This makes it great habitat for wildlife. From the trail, I can often make out little flocks of water fowl. Today, we didn't see a lot of birds, but I did hear/see a duck flying over and 2 great blue herons, one standing stone still near the enbankment, and the other flying over. We saw several painted turtles. The highlights, though, was a beaver. I saw him slipping quietly into the water, perhaps Jackson saw him as well. Then he saw us and disappeared in a frantic splash, which I know both Jason and Jackson had a glimpse of. (if beaver sightings are like whale sightings, they can count it as having seen one.) I'm very glad to have seen the beaver, its the first one I've seen in Connecticut, and the second in my life. My spotting skills are usually limited to roadkill.
Our canoe behaved surprisingly well. It is smallish and narrow, and difficult to stear. It's also very wobbly, and even a slight lean makes the boat feel like its about to overturn. We would like to trade is for a much wider canoe. But today it nearly redeemed itself.
I was already having a good day, and we finished it by getting some lobsters. They're part of a new rewards system we have going, and they were delicious.
Friday, October 3, 2008
I am on vacation with my family, 3 years old, at the wax museum in LA, sitting alone, on Frankenstein's lap, wailing. My mouth is open and my eyes are squeezed shut with giant tears streaking down. You can actually see the screams.
I don't know what I'm wearing, I image its a whitish T-shirt with 70's era iron on transfer paired with light colored shorts. It doesn't matter. The pictures captures the emotions of my preschool self, at an age before the show of emotion became tempered by shame, or impropriety, or whatever it is that makes my adult self answer "fine" to the question "How are you?".
Helene's friend Tricia has a daughter, Georgia, with T21. She started 31 for 21. I read her abridged life story on her about me, and she seems the type of interesting, creative, engaged person I would like. Actually, when I read it, I thought that she seems like the type of interesting, creative, sophisticated person that Brandon would like, since he once expressed his desire to surround himself with that type of person. With few exceptions, I like the same people. Georgia is just a few months older than Jackson, and she's adorable!
You can join in, too. Just follow the link at the top right of my blog.
Note--my knowledge of T21 is limited. If my idea of spreading the word turns into stealing facts from Helene's blog, rather than googling for my own, I'll ask your's and Helene's forgiveness. Besides, I believe there's just a small overlap between our reader bases, so most of you won't notice. The first stolen idea is that I'll be using a different color to create awareness than to blabber on and on about my own unfolding life history.
Wednesday, October 1, 2008
I'm sending this message to Karma, just to make it perfectly clear that while I was in the vicinity, I was merely an onlooker and didn't cause the unfortunate event.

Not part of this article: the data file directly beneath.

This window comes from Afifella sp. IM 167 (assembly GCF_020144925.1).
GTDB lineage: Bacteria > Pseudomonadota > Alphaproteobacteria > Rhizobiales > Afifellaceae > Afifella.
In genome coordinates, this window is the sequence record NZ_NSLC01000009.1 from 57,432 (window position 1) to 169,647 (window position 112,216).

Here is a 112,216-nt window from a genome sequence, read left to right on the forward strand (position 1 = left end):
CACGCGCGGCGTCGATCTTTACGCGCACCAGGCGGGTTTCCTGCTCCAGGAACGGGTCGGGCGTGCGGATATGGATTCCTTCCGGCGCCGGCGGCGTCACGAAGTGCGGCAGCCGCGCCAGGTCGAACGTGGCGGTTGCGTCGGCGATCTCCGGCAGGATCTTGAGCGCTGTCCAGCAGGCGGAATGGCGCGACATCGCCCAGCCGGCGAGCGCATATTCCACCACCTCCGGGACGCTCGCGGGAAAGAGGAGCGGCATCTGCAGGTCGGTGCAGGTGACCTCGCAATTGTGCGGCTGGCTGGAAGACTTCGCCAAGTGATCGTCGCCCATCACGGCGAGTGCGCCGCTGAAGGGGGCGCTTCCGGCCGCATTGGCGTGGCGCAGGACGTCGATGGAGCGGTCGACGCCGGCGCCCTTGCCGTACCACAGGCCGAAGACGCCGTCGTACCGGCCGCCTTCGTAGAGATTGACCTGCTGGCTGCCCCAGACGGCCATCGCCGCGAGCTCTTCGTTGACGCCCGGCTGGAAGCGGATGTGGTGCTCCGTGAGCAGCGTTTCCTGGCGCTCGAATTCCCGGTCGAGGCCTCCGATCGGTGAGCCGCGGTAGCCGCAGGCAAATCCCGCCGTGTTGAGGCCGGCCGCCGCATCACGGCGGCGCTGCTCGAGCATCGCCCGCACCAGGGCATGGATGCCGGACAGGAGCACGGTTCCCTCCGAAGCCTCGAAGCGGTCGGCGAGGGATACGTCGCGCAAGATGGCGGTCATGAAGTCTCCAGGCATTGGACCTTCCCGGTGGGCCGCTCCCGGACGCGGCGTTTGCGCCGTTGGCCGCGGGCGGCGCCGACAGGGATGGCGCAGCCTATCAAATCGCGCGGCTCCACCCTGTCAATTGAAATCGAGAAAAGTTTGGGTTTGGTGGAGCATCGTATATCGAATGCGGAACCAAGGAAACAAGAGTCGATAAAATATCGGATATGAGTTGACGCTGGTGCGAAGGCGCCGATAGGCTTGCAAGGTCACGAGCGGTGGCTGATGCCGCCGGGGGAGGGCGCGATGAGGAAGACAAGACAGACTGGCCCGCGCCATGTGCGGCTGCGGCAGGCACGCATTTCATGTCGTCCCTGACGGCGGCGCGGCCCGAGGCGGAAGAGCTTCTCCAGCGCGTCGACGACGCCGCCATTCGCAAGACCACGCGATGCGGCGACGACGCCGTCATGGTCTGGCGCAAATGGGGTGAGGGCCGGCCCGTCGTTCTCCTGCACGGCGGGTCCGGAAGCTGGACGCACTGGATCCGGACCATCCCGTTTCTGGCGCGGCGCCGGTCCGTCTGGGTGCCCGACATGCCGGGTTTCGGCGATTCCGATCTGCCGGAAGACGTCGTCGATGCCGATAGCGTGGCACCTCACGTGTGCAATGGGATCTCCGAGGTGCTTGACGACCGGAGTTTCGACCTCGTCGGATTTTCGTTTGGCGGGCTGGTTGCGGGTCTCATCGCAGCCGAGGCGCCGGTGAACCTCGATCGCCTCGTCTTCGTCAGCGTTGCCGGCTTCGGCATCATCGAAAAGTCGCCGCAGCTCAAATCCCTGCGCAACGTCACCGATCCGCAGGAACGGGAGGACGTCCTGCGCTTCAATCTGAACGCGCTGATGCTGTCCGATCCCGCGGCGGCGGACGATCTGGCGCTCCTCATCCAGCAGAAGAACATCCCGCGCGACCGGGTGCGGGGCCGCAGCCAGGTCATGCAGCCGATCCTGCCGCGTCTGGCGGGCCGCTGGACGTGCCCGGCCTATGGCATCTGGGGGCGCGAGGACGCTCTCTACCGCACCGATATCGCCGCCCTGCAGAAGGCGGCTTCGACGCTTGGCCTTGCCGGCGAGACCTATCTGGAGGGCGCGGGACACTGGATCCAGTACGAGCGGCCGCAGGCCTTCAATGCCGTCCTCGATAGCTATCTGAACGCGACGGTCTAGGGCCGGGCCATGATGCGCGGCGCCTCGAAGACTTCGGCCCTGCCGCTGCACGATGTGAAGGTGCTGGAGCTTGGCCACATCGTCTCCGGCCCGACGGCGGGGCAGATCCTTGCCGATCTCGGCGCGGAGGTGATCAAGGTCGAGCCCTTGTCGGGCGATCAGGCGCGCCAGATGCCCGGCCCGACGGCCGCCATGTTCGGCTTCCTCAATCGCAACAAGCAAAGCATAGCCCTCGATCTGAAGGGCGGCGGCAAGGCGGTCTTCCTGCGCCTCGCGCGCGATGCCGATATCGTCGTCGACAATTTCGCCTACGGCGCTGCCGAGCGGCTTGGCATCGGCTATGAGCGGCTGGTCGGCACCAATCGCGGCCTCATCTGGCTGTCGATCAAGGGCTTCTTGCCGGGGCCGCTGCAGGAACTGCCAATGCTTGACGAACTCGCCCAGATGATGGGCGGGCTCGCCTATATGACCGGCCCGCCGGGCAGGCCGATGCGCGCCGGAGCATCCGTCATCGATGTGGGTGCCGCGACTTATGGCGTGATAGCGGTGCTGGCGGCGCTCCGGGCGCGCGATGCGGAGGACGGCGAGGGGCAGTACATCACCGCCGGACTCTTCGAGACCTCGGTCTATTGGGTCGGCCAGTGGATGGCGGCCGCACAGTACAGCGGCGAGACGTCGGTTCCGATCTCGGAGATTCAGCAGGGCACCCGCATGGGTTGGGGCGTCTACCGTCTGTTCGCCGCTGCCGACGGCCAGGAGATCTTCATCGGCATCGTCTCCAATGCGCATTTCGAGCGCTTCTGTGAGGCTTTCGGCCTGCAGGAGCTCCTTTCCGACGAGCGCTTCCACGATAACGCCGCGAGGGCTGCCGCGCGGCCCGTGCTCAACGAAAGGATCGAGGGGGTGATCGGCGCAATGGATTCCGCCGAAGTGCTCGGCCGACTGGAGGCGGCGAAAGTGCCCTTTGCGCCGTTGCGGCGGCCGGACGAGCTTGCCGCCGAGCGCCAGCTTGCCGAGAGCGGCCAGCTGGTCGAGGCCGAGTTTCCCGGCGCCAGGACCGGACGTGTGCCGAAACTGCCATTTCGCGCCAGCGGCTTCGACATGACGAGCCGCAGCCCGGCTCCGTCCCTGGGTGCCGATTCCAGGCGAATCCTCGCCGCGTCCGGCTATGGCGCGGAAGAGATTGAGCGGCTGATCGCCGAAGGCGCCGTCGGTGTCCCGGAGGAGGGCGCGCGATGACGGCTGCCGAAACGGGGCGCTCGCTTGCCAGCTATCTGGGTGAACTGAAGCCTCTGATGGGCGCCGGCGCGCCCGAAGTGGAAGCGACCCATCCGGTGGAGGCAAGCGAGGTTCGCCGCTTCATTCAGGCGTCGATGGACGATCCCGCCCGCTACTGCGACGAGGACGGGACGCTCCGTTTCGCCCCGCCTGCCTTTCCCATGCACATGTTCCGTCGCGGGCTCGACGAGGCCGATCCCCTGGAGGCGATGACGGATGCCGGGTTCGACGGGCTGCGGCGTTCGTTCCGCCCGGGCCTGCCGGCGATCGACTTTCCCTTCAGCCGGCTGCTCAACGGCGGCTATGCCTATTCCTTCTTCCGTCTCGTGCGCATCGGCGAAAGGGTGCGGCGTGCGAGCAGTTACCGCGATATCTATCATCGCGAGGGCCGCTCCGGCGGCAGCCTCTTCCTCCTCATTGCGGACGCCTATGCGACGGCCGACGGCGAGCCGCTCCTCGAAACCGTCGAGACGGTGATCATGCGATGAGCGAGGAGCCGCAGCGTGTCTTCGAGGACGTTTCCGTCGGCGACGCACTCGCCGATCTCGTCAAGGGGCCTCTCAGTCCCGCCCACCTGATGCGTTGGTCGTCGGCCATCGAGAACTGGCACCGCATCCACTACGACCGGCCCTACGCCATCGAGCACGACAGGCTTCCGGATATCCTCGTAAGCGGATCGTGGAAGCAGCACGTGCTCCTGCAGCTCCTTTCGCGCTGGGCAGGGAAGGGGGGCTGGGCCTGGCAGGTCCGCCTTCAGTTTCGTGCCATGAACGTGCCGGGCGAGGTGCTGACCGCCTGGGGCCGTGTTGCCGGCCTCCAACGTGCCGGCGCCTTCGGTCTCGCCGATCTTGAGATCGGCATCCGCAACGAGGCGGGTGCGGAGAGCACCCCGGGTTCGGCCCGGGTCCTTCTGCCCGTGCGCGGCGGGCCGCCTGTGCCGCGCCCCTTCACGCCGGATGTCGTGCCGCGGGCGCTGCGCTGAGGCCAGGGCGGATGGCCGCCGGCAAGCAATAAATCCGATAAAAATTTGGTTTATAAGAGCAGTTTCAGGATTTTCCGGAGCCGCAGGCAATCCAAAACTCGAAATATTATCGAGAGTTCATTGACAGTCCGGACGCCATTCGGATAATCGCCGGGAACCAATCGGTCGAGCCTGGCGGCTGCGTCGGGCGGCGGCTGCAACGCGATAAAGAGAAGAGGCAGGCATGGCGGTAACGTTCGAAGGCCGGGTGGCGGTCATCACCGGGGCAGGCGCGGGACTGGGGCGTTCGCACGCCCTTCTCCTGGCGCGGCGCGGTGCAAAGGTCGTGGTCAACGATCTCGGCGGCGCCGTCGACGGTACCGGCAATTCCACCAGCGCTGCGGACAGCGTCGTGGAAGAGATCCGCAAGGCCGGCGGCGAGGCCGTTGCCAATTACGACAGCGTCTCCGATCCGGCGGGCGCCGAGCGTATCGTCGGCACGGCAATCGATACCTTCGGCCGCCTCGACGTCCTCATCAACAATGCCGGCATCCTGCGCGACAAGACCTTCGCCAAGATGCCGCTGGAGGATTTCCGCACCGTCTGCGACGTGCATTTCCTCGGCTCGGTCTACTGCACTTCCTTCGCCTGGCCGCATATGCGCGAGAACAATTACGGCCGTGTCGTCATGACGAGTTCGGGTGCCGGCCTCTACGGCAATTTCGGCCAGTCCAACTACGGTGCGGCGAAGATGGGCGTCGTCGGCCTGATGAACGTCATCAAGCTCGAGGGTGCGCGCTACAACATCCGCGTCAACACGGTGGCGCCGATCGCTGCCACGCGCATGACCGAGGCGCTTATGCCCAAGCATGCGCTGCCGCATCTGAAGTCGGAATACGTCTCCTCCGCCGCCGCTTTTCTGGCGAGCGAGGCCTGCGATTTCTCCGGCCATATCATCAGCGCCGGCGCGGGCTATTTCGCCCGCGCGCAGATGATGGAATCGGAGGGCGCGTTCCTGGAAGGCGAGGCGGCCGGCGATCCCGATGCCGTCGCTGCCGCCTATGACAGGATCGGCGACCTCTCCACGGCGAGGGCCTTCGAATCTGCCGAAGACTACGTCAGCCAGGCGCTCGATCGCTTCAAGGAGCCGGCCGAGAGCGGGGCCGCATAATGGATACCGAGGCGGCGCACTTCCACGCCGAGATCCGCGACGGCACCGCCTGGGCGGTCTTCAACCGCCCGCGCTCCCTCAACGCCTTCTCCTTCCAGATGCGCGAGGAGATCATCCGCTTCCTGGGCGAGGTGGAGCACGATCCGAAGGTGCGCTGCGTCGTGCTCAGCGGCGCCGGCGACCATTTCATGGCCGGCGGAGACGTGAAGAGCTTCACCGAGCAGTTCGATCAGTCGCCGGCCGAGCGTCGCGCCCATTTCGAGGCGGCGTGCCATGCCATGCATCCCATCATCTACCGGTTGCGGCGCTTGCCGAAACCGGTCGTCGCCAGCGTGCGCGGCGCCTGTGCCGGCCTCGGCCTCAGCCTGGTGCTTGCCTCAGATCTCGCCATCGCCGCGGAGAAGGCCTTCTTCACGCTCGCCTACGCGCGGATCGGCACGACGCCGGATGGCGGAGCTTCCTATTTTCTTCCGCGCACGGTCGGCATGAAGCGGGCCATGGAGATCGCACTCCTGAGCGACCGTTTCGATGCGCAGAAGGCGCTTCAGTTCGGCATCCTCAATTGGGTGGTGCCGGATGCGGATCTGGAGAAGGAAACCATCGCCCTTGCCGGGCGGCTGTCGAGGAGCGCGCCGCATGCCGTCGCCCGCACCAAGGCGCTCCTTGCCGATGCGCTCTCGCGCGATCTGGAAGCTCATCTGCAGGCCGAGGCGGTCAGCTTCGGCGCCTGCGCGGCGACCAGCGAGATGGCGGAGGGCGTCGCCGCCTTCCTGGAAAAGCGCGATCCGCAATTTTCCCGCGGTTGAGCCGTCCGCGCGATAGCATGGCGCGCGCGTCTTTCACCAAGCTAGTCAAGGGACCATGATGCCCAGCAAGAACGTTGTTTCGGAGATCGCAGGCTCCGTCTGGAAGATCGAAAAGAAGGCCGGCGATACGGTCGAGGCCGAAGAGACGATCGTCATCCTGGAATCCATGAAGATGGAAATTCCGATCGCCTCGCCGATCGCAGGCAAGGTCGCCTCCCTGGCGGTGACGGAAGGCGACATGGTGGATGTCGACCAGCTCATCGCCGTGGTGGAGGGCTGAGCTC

I've recently dusted off the jogging stroller. We are not stroller people, and greatly prefer the convenience of the sling to the lumbering stroller that must be hauled and carefully maneuvered. I am annoyed by other peoples strollers, so it was apparent that I could never put myself through the great inconvenience of having one. Plus early on, Jackson made it clear that he wasn't stroller people either, and would rather be nestled securely against his parent. We do have a jogging stroller (Thanks Jess & Tara), because it seemed prudent for neighborhood use. (Note to Sarah, a jogging stroller is more necessity than pretension in this terrain, we wouldn't get out of the driveway without it). I dusted it off so that I could pick up the pace a bit on our walks.
I'm now using the 90-10 rule on the trail--90% walking, 10% running, it's a good ratio. The first time we went out, I was completely spent afterward. It's no surprise that I'm terribly out of shape. It did make me feel better to see my beagle take to her crate afterward and spend the rest of the day sleeping it off. I forced myself to remain upright the whole day in the spirit of one-ups-manship over my dog. I know its petty, but it was really all I had.
So, its me with a jogging stroller in one hand, and a leash attached to 2 hound dogs in the other. (Thanks to Joanne for letting me know about the harnesses, and amazing reduction in pulling they provide). When we take the trail with the sling, we can cut through the woods down the hill, eliminating most need for leashes. With the stroller, navigating the forest is out of the question, so we have to go down the driveway to the road and around. When we're safely on the trail, I can let the dogs go until we see the infrequent pedestrian.
Yesterday, we came across a biker. He came up from behind, I noticed while he was still a few paces back, so I called the dogs to the leash. Ally was within grabbing distance (no doubt hoping I'd dole out millkbones) and Mabel came right to me after about a 5 second sniffing delay. I managed to have a stroller and 2 dogs in hand by the time the bicycle passed. He was a good 30 feet ahead when his wheels skid sideways across the gravel. Then there was air beneath the tires, and the rider tumbled, landing hard on his shoulder. The bike settled inverted on the handlebars.
It was a spectacular fall, and while I admired it--I couldn't have been responsible. My brood kept to our side of the trail, no one ran across his path. The dogs were well in control. We even waited for the biker to dust off, right his bike, realign the handlebars, and fix the chain. So Karma, there was no crime, we did nothing to offend. Please don't send a rabbit across the trail next time we're out, causing the dogs to rush wildly after it and upturn the stroller in the ditch.